CD reviews: Elton and George, gayer than ever … plus Rufus and more!

It’s the old and the new in music this week.

EJ_Std-Sleeve-PS_300dpi_rgb-(3)-smFirst the old: Sir Elton John wasn’t officially out (neither was he a “sir” yet) when he released his two-LP milestone recording Goodbye Yellow Brick Road in 1973. Newly reissued by Mercury/UMe/Rocket in an expanded 40th anniversary deluxe edition, GYBR was the most glam album of his career to that point, a style he would continue to explore on a few more albums. “Glam” didn’t necessarily mean “gay,” but Goodbye Yellow Brick Road was also his gayest album until then. The titular reference aside (we know Elton was a Friend of Dorothy now), EJ heaped on the hints in songs such as the Marilyn Monroe memorial “Candle In The Wind,” as well as “All The Young Girls Love Alice” and the sexual ambiguity of “Bennie and the Jets.”

A source for several hit singles in addition to songs that would become instant classics, GYBR kicked off Elton’s musical reign, which would last throughout the 1970s and ’80s. The deluxe edition includes one remastered disc with all 17 songs from the original. The second disc features nine songs, “highlights” from the December 1973 Hammersmith Odeon concert. The remaining nine songs on the second disc fall under the Goodbye Yellow Brick Road Revisited heading. An odd assortment of artists including Fall Out Boy, Emeli Sande, Miguel and The Band Perry, all try their hands at interpreting Sir Elton. Thankfully, someone thought to include John Grant, an openly gay artist, among the performers. As it turns out, his rendition of “Sweet Painted Lady” is the best of the cover versions.

—  Arnold Wayne Jones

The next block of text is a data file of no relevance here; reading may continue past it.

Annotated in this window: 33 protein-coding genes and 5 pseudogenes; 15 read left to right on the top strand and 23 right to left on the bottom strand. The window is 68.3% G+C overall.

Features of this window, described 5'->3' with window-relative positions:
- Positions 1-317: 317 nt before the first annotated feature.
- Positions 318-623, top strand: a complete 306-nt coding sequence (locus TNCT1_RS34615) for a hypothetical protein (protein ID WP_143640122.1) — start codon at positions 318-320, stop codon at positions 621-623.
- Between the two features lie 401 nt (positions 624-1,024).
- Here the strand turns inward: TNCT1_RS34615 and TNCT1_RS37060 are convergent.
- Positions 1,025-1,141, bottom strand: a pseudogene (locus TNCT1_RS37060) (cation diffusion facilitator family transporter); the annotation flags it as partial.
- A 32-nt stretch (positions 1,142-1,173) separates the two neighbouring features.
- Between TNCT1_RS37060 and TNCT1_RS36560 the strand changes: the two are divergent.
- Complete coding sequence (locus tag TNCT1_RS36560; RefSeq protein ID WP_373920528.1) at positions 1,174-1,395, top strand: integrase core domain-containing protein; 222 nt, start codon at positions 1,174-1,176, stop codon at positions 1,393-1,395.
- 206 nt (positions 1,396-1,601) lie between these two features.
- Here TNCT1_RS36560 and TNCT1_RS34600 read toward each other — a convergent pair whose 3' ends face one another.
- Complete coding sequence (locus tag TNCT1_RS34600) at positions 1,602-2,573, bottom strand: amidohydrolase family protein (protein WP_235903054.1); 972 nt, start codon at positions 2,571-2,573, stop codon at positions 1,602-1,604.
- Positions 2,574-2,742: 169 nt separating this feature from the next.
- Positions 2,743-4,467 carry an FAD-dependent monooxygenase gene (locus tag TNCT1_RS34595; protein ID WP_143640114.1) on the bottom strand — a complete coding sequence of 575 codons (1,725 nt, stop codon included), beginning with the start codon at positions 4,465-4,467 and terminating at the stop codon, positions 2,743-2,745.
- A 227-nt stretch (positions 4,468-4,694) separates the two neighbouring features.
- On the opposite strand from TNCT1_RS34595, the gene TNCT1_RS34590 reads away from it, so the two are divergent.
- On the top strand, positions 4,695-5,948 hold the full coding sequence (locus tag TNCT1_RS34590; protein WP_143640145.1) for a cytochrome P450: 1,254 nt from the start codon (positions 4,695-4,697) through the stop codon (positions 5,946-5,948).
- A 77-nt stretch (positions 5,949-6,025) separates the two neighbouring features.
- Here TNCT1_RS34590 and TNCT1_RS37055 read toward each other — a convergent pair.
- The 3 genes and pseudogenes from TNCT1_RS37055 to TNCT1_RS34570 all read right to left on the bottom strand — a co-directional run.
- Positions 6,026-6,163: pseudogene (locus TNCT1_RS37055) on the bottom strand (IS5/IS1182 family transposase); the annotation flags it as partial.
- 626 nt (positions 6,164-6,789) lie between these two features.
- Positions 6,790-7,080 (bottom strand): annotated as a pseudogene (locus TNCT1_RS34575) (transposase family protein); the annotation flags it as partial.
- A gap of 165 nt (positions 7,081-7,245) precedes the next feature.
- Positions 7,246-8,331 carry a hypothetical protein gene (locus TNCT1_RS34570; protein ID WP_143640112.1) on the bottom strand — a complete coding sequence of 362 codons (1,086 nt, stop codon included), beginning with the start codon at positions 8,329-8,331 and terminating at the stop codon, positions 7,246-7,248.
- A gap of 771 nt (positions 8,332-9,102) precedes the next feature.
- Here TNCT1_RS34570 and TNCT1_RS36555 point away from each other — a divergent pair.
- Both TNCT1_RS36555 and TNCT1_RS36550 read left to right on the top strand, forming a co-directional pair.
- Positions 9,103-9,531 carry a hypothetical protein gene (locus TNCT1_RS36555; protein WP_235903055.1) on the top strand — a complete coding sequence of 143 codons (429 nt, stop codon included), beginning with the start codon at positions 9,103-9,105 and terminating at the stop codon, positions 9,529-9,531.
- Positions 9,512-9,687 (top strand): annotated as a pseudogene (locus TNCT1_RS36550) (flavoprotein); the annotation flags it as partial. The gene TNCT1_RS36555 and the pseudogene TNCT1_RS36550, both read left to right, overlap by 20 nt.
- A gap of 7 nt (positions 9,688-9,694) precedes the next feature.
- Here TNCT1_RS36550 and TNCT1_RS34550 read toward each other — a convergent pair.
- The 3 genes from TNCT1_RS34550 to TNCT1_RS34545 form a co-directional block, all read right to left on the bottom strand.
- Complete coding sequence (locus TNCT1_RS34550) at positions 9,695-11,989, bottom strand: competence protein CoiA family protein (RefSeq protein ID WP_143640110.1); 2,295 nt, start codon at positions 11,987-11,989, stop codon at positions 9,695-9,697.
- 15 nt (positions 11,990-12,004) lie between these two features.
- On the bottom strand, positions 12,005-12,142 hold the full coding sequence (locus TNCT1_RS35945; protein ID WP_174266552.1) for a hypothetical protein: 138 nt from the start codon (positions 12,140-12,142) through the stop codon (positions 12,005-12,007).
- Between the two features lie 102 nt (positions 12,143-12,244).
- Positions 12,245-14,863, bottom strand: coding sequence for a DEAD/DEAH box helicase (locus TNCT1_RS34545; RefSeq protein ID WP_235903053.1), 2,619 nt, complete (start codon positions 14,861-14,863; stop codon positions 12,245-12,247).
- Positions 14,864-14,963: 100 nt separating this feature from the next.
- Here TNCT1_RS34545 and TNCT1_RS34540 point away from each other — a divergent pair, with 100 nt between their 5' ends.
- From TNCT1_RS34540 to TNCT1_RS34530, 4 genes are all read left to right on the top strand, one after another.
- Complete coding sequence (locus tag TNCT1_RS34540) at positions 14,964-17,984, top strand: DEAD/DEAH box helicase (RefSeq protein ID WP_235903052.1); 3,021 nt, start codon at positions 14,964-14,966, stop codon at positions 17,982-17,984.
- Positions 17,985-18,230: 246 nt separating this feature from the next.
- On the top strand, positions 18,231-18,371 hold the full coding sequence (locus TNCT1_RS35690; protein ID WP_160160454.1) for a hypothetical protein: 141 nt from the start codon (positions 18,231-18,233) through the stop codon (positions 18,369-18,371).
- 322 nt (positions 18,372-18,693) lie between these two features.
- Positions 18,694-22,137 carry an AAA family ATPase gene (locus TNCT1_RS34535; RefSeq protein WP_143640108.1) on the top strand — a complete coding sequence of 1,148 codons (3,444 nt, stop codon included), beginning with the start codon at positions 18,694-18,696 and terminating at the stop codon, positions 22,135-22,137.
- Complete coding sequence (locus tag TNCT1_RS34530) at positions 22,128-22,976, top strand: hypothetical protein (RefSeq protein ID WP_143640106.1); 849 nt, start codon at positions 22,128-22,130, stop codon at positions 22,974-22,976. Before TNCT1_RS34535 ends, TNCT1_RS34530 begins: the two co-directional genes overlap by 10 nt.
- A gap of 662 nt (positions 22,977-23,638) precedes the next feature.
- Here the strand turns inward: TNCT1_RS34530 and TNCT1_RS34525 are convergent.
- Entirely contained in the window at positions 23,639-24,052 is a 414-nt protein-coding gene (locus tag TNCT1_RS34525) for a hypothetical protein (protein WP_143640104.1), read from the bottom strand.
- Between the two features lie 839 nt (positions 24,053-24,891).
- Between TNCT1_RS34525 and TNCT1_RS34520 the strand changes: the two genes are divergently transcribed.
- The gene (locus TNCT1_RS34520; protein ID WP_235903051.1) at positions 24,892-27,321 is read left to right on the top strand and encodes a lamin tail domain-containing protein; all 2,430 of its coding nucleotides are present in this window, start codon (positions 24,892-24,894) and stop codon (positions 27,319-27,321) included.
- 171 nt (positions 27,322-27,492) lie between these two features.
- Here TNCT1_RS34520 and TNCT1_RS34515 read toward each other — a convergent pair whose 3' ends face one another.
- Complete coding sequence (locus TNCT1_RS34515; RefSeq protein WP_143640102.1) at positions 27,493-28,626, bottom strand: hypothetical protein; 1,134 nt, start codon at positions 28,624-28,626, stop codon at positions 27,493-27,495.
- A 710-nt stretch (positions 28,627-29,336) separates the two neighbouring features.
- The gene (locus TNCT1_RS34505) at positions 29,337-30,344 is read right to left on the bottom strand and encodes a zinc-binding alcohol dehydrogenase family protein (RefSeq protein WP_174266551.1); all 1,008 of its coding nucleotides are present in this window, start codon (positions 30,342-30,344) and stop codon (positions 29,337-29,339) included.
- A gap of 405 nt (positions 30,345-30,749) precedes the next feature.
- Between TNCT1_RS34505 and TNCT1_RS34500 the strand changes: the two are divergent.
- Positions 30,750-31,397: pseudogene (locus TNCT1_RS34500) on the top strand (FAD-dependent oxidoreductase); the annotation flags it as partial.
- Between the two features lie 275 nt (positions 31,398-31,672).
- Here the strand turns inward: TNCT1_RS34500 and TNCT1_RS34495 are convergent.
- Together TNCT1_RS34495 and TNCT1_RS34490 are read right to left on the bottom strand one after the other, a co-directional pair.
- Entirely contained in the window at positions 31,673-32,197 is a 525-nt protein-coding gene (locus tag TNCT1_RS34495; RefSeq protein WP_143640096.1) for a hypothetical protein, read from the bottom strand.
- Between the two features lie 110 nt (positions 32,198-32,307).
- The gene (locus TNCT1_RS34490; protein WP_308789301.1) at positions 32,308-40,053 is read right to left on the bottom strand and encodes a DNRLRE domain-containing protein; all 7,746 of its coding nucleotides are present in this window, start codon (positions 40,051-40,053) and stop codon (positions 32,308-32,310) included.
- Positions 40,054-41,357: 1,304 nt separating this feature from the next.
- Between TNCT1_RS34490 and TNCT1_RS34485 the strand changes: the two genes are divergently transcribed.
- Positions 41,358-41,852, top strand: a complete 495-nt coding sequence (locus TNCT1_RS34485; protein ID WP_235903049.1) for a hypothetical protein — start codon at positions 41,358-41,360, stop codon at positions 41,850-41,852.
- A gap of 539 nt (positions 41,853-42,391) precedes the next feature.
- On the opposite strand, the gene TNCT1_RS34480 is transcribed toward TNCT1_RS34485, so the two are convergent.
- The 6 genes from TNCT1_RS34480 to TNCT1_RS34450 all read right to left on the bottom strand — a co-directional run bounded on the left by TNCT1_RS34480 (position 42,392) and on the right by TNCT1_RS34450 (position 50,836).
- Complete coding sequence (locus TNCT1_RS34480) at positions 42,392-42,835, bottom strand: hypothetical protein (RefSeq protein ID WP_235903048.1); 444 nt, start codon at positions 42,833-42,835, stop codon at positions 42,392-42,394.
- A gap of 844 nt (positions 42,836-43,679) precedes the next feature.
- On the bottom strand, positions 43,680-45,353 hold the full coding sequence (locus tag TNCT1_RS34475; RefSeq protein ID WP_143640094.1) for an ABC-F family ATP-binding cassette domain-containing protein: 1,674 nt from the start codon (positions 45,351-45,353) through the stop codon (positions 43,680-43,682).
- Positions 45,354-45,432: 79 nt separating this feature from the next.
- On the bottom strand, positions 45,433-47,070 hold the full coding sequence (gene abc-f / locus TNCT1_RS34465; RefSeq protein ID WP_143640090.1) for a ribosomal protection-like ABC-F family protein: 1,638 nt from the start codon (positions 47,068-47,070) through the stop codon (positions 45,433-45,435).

Review: Elton John in Fort Worth

When Elton John stepped onstage of the big but charmless auditorium that is the Fort Worth Convention Center Arena on Saturday, the near-sellout crowd went crazy. But it would be another half-hour before he played or sang a note. Instead, he introduced his co-headliners for the evening, Leon Russell. And thus began a rollicking and nostalgic marathon of music.

Russell, whose snowy mane and white Resistol made him look like Gandalf interpreted through a western idiom, banged out some piano-based acoustic bluesy folk songs given an acid-electric background — think “Layla.” Or for that matter, Elton himself. Russell has the same nasally wail that Willie Nelson has perfected, and took to five songs in his 20-minute set — including his signature “A Song for You” to a respectful, sometimes enthusiastic audience – before Sir E emerged. Then things went wild.

Elton kicked off, appropriately enough, with “Saturday Night’s All Right for Fighting,” and proceeded through 40 minutes of his classics: “Philadelphia Freedom,” “Goodbye Yellow Brick Road,” “Bennie and the Jets,” “I’m Still Standing,” “Don’t Let the Sun Go Down on Me,” and most impressively, a The Who-length (18-minute by my count) extended version of “Rocket Man” that generated several applause lines. (Watch video below.)

In the current AGE (by which I mean, of course, After the Gaga Era), the two badly placed screens and retro graphics were old-fashioned, even quaint, but not bad. In fact, the images took me back to my early youth during the bicentennial, when Elton reigned alongside The Captain and Tennille and The Carpenters. (Indeed: He is still standing.) It conjured the great ’70s era of what we thought flamboyance and showmanship was — only there were also great lyrics.

There were some great lyrics, too, when Russell joined him for another set off their new T-Bone Burnett-produced album, The Union, which has some beautiful melodies and rockabilly soul, but old or new stuff one thing’s clear: Elton still has it. Sure, he couldn’t hit the highest notes of the register (he didn’t even attempt the “no, no, no, no” on “Rocket Man”), but he looks good (if heavier) and sounds even better than he deserved to. The bitch is back? Damn, seems like he never left.

—  Arnold Wayne Jones